Mortgage Rates at Lowest Since Mid-November

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Mortgage rates in the US fell for the third week in a row, with the benchmark 30-year fixed mortgage rate falling to the lowest level in more than six months, according to Bankrate.com’s weekly national survey. The average 30-year fixed mortgage has a rate of 4.09%, the lowest since November 16th 2016, and an average of 0.25 discount and origination points.

The larger jumbo 30-year fixed slid to 4.02%, and the average 15-year fixed mortgage rate dropped to 3.31%, also the lowest since mid-November. Adjustable mortgage rates were mixed, with the 5-year ARM inching down to 3.41% while the 7-year ARM nosed higher to 3.60%.

Between inflation rates stalling out, consumer spending softening and ongoing questions about a White House scandal and its implications for policy initiatives, there is just enough uncertainty to keep bond yields and mortgage rates on a downward trajectory. Mortgage rates are closely related to yields on long-term government bonds, which appeal to investors any time uncertainty, or low inflation, is in the air. With a looming employment report for the month of May, investors will be looking for some confirmation of more robust economic activity in the current quarter than the anemic 1.2% annualized pace of growth in the first three months of the year.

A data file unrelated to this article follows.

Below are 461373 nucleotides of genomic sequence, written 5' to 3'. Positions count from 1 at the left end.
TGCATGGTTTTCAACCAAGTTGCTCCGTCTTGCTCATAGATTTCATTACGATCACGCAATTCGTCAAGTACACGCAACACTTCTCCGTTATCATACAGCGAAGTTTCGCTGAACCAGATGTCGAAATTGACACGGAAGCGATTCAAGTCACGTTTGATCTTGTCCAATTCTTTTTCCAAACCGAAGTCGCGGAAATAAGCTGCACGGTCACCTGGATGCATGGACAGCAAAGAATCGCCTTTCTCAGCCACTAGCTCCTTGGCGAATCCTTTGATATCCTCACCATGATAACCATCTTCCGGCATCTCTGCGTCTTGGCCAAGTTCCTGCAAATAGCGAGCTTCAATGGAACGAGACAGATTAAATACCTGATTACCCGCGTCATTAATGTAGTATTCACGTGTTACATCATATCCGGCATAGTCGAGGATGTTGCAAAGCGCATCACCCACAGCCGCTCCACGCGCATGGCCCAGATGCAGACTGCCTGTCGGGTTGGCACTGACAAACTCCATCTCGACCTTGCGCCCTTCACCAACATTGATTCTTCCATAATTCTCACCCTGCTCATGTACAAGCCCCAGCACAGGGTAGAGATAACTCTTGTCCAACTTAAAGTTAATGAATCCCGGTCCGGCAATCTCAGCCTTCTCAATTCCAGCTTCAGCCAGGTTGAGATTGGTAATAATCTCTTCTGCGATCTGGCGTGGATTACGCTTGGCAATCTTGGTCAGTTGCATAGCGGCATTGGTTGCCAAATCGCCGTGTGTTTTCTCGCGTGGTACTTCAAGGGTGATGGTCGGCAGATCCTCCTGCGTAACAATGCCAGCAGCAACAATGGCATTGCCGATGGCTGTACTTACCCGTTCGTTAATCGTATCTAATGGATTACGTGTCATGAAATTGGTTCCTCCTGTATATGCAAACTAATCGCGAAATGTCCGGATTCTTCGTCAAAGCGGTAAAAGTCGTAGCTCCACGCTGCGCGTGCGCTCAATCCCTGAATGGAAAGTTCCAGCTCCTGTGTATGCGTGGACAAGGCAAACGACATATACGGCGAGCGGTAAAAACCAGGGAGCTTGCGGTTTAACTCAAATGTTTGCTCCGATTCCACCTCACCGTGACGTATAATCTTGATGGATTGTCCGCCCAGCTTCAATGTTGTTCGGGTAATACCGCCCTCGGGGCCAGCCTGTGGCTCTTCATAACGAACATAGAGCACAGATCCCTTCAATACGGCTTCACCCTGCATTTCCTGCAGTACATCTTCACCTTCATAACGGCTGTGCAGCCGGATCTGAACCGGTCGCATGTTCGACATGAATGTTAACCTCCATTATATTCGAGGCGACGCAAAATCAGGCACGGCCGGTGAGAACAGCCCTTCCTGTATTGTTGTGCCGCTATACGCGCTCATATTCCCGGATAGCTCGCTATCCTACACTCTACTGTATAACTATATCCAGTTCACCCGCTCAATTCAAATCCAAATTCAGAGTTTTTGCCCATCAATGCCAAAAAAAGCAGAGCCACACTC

At the current average 30-year fixed mortgage rate of 4.09%, the monthly payment for a $200,000 loan is $965.24.
30-year fixed: 4.09% — down from 4.13% last week (avg. points: 0.23)
15-year fixed: 3.31% — down from 3.32% last week (avg. points: 0.22)
5/1 ARM: 3.41% — down from 3.42% last week (avg. points: 0.30)

(Source: Bankrate)

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